The MG VA, or MG 1.5 Litre as it was originally marketed, was produced by the MG Car company between February 1937 and September 1939 and was the smallest of the three sports saloons they produced in the late 1930s, the others being the SA and WA.
The car used a tuned version of the push-rod, overhead valve four-cylinder Morris TPBG type engine that was also fitted to the Wolseley 12/48 and Morris 12. The MG version had twin SU carburettors and developed 54 bhp (40 kW) at 4500 rpm. Drive was to the live rear axle via a four-speed manual gearbox with synchromesh on the top three ratios, though on some early cars it was only on the top two speeds. Nineteen-inch wire wheels were fitted, and the 10-inch (250 mm) drum brakes were hydraulically operated using a Lockheed system. In-built hydraulic jacks were standard. Suspension was by half-elliptic springs all round with a live rear axle and beam front axle. Luvax shock absorbers were fitted, the rear ones adjustable from the dashboard
The four-door saloon body was made in-house by Morris and had the traditional MG grille flanked by two large chromium-plated headlights. Unlike the SA the front doors did not have separate quarter light windows. The spare wheel was carried on the left front wing, with a second spare on the other side as an option. Inside there were individual seats in front and a bench seat at the rear, all with leather covering. A fitted radio was an option.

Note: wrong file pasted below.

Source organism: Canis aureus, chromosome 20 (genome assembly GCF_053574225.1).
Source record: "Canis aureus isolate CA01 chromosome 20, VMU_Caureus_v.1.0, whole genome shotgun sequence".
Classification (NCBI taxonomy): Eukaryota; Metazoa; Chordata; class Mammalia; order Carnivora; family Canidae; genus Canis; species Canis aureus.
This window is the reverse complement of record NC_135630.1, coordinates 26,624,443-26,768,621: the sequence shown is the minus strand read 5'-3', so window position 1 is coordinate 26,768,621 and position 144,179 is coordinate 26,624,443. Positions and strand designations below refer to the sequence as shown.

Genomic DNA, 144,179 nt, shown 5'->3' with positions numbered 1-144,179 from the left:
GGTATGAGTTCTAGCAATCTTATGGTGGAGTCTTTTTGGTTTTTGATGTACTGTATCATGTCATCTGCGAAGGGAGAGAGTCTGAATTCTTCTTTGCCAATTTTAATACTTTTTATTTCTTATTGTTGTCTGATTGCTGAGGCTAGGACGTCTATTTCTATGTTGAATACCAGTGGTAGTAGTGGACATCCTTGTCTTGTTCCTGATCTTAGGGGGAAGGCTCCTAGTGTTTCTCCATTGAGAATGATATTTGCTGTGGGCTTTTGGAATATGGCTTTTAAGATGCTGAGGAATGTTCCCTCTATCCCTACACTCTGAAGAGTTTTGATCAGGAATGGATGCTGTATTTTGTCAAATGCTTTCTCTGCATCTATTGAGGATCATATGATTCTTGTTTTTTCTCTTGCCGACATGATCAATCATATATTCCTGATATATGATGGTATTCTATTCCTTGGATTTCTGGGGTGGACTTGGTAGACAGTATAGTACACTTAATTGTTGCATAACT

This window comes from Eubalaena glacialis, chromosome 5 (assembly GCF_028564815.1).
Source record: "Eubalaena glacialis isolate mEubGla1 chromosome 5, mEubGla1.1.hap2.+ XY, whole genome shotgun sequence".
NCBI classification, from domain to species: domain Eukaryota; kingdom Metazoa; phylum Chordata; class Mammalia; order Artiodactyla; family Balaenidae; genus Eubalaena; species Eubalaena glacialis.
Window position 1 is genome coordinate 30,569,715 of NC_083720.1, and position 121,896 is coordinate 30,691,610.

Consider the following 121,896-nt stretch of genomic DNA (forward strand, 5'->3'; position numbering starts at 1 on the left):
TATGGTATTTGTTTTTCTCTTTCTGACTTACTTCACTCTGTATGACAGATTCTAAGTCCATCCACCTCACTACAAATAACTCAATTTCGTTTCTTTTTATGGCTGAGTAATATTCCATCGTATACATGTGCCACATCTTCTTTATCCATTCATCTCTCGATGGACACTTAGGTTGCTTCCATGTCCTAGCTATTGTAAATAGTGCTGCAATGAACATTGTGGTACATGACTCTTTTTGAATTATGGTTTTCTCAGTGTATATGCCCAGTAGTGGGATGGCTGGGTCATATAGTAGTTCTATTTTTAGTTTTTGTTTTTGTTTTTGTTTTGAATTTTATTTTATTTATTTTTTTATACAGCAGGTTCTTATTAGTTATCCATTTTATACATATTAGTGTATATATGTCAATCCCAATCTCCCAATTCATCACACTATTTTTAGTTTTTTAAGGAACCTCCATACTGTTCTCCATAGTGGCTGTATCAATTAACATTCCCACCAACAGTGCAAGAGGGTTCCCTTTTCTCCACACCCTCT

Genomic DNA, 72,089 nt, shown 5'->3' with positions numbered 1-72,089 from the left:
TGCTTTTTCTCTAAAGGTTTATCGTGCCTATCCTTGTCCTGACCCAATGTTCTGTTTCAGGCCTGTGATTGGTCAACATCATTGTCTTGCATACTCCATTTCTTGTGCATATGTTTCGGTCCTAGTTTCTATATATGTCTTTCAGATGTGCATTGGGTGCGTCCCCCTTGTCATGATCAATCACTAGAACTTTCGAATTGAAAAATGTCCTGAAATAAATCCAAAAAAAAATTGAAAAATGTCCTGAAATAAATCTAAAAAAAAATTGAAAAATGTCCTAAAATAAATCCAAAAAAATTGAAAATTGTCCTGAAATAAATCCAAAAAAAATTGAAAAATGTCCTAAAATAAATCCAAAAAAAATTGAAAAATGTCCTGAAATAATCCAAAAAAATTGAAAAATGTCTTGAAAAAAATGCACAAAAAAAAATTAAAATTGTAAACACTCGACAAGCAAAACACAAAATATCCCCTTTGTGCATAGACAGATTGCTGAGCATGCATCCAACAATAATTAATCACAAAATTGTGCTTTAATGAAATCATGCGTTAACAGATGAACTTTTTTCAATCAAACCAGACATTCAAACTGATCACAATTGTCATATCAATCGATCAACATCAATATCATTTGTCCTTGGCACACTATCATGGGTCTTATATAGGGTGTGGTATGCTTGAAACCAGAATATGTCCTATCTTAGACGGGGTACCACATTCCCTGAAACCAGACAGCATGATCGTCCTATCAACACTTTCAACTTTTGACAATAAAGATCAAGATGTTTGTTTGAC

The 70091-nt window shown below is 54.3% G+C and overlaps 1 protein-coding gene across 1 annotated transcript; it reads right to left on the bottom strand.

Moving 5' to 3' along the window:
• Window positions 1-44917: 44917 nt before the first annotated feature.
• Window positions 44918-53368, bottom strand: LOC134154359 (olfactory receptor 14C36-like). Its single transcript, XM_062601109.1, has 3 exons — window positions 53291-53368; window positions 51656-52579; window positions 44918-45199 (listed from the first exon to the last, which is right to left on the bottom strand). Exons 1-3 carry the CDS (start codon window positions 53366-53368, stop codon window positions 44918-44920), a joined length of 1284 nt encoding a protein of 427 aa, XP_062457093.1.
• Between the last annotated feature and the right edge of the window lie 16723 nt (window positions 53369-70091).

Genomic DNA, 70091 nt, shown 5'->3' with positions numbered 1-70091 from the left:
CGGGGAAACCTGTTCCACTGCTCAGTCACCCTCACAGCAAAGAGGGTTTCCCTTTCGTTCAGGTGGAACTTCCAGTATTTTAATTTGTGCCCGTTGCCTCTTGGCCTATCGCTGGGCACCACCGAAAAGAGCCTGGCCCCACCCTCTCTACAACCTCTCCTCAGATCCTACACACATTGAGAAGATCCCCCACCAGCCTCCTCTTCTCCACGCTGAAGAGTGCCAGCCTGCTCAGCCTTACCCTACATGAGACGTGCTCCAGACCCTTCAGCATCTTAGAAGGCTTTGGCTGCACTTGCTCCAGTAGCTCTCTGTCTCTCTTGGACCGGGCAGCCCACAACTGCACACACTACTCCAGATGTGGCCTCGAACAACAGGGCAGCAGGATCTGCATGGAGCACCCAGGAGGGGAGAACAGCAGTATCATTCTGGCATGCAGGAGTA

A special version of the car was made for police use and had a 1707 cc engine and calibrated speedometer.
The British Motor magazine tested a VA tourer which reached a top speed of just over 76 mph (122 km/h) and a 0-50 mph time of 15.8 seconds. With the windscreen folded down the top speed increased to nearly 82 mph (132 km/h).
The factory could also supply the car as a Tickford drophead coupé or as a four-seat tourer. The saloon was priced at around GBP325, the four-seat tourer GBP280 and the Tickford coupé GBP351 all prices depending on exact specification. 564 tourers and 591 coupés were made. A very few chassis, probably only two, went to external coachbuilders.
Production stopped with the outbreak of World War II in 1939. After the war, MG launched the Y-Type to fill the small saloon slot.
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